About a year ago, when Ultrabooks were first starting to go on sale, ASUS was one of the first out of the gate with some lightweight, Intel-approved ultraportables. Since then, it’s released a handful of iterations, including redesigned models with improved keyboards and sharper screens. That’s a lot for a 12-month period, but there’s one area where it fell behind: it tended to ignore larger-screened ultraportables, even as its competitors started selling models with 14- and 15-inch screens. That changed today, as the company announced three new Zenbooks, the 14-inch UX42VS and the 15-inch UX52VS and U500VZ, all of which will go on sale next month. Though the company hasn’t issued granular pricing for each possible configuration, we know that prices in the US will range from $699 at the low end all the way up to $2,000.
So what do these have to offer, aside from a larger footprint? For starters, the UX42VS weighs 1.9kg (4.19 pounds) and has a chassis that whittles down to 6mm. It makes room for an optical drive, unlike ASUS’ smaller Zenbooks, and features NVIDIA GT645M graphics with 1GB of dedicated video memory. Like any other ultaportable worth its salt, it will be offered with Core i3, i5 and i7 processors, though this guys steps up to 6GB of RAM and up to 1TB of hybrid hard drive storage.
Moving on, the 15-inch UX525VS (pictured) has a Core i5 or i7 Ultrabook-grade CPU, up to 10GB of memory (!) and up to 1TB in hybrid hard drive storage. The graphics card is the same 645M as on the 14-inch model. As for the U500VZ, it isn’t an Ultrabook at all, as it has a standard-voltage, quad-core Core i7 processor. Other specs include 8GB of memory, a 1080p display and a beefier GT650M GPU, this time with 2GB of video memory. Despite the horsepower, though, it weighs in at a relatively light 2kg (4.4 pounds) and measures 6mm thick. Finally, wrapping things up, ASUS still plans to sell touchscreen versions of its 11- and 13-inch Zenbook Prime Ultrabooks. No word on availability for any of these, but we’ll follow up with more details as they come in.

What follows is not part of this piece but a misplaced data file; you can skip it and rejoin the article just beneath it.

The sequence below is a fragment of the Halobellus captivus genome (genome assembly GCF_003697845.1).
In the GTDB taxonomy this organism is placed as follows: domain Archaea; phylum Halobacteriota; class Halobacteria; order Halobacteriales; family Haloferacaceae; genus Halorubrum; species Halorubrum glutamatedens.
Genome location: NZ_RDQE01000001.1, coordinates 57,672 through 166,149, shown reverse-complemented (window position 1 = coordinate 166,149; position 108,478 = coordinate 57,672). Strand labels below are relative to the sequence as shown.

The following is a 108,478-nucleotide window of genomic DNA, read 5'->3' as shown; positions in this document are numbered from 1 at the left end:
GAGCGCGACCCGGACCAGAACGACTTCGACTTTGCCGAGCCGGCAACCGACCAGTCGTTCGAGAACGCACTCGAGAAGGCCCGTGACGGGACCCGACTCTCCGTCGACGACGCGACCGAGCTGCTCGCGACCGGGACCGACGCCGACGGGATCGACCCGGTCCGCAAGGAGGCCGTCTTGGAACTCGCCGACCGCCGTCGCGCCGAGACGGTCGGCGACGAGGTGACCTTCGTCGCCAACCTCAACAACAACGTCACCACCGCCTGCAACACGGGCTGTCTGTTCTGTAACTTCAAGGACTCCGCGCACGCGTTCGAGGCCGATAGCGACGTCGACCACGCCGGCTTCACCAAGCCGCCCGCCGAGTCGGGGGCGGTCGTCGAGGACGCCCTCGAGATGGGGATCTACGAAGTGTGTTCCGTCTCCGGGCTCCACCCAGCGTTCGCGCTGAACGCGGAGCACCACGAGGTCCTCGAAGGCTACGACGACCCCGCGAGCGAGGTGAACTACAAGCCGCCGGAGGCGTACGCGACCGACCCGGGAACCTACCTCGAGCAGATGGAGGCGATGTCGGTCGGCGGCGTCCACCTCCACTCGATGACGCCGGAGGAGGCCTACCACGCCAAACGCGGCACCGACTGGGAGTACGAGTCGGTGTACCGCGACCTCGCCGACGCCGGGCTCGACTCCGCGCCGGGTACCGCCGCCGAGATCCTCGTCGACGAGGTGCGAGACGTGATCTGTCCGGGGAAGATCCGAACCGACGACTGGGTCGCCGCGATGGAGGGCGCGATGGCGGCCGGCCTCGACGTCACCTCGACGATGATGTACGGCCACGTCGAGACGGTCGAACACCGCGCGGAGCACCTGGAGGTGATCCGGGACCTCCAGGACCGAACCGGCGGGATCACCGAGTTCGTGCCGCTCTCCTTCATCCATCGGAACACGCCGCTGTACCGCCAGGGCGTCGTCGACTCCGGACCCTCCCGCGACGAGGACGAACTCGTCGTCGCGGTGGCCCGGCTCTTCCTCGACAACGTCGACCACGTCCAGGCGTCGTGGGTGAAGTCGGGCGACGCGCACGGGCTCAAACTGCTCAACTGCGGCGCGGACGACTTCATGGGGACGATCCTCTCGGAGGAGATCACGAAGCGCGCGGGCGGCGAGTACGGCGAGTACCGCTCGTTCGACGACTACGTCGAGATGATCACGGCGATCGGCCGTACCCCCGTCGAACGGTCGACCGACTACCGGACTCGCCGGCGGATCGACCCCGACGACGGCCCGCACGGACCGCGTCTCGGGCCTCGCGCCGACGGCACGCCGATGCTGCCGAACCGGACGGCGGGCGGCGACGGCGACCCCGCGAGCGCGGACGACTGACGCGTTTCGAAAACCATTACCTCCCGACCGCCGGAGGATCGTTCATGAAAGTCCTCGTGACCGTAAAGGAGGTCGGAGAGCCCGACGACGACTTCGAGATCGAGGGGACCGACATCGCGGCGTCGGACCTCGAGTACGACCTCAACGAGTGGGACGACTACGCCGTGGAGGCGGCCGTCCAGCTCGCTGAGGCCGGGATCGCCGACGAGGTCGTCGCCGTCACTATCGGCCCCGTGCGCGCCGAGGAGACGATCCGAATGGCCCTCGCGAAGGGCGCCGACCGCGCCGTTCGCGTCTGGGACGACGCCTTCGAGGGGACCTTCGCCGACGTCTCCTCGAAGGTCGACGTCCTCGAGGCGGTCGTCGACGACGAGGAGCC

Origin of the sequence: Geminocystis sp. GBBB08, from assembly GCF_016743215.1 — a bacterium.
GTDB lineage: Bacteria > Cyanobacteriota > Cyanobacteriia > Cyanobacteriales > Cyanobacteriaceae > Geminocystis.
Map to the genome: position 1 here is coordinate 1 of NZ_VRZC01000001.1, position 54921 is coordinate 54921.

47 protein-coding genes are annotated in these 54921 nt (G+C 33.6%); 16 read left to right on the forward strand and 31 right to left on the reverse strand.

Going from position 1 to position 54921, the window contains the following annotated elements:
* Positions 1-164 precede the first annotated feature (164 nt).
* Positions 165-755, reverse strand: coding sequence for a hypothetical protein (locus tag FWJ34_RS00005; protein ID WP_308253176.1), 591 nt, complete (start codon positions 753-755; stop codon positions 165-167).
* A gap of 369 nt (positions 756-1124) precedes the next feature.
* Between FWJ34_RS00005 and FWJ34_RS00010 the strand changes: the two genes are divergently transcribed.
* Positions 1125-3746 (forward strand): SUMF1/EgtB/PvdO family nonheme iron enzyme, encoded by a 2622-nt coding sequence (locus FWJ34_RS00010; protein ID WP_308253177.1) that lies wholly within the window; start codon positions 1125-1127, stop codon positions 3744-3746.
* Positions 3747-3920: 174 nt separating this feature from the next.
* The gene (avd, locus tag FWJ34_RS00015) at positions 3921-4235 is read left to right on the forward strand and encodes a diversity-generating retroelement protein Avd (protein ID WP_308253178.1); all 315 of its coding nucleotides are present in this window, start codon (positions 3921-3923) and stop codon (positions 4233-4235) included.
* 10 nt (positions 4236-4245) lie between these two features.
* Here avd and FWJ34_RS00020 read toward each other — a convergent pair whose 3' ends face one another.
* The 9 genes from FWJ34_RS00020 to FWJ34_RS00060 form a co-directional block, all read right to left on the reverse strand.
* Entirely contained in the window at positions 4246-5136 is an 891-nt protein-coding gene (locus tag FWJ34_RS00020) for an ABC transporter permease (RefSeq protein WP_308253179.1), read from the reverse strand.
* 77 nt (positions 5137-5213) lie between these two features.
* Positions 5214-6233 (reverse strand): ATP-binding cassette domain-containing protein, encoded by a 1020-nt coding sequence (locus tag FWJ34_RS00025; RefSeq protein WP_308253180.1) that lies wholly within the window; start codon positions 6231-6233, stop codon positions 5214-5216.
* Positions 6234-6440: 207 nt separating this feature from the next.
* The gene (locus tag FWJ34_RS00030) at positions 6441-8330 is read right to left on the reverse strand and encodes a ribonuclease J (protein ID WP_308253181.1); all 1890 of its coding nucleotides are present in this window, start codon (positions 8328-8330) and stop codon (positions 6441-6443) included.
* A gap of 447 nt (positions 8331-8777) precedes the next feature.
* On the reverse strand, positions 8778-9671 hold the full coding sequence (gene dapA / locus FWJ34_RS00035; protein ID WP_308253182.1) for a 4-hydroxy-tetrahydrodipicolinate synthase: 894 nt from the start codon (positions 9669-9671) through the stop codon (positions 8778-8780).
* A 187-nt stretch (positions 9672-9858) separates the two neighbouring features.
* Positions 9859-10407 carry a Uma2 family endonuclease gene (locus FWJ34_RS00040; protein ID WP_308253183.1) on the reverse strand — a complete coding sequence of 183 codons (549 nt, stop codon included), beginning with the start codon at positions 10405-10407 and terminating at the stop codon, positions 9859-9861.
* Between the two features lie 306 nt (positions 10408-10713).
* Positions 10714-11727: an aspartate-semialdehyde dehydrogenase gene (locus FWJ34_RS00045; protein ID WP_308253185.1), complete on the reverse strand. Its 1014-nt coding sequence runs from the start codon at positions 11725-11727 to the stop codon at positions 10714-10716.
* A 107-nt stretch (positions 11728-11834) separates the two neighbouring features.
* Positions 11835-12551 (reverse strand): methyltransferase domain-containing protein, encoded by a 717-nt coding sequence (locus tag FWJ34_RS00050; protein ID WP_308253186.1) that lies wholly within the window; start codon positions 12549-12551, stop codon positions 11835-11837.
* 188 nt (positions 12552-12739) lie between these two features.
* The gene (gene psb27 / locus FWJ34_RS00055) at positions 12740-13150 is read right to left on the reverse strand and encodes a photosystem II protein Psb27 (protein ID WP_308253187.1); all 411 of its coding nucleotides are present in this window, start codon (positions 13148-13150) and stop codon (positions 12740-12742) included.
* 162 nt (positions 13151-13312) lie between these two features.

It was only a matter of time before ASUS refreshed its line of Ultrabooks with Intel’s new Ivy Bridge chips, but the truth is, the company needed to improve a little more than just the CPU model number. If you recall, the Zenbook UX31 ushered in a modern metal design and unbeatable speed, but our enthusiasm waned after spending a week with the flat keyboard and temperamental touchpad.
Well, friends, it looks like Chairman Jonney Shih and co. were listening: the outfit is about to bring four of its leaked Zenbook Prime laptops to the US. These include the 11-inch UX21A, which you see up there, along with the 13-inch UX31A, UX32A and the UX32VD — essentially, the UX31A with discrete graphics. Though different configurations are bound to vary, they all bring retooled, backlit keyboards, refined trackpads and, of course, Intel’s third-generation Core processors. And while the lower-end UX32A is stuck with 1366 x 768 resolution, every other model — yes, even the tiny UX21A — will be offered with a 1080p IPS display.
ASUS Zenbook Primes with 1080p IPS panels and (probably) Ivy Bridge are real, coming to Taiwan in June
We’ve already seen spec sheets suggesting that ASUS’s 11.6-inch and 13.3-inch Zenbooks are being fattened up for a major update, but now Engadget Chinese has glimpsed the new devices in their cold aluminum flesh. Tentatively called Zenbook Primes, or the UX21A and UX31A respectively, they both have 1920 x 1080 IPS panels with a matte finish and excellent viewing angles (please, ignore the dumb 1024 x 768 screen-saver in the pic, it doesn’t do it justice). Judging from the fact that ASUS refused to let us go hands-on in case we identify the internals, we can be pretty confident that these beauties are running on next-gen ULV Ivy Bridge processors, which — unlike their more powerful brethren — have yet to be formally announced. We asked if there’d be room for discrete graphics, such as one of NVIDIA’s new Kepler mobile GPUs for Ultrabooks, and were told that “anything is possible.” Responses were equally vague when it came to global availability, because apparently the devices are awaitng clearance from Intel. All we know is that they should be out in Taiwan in June, likely with similar price tags to their predecessors.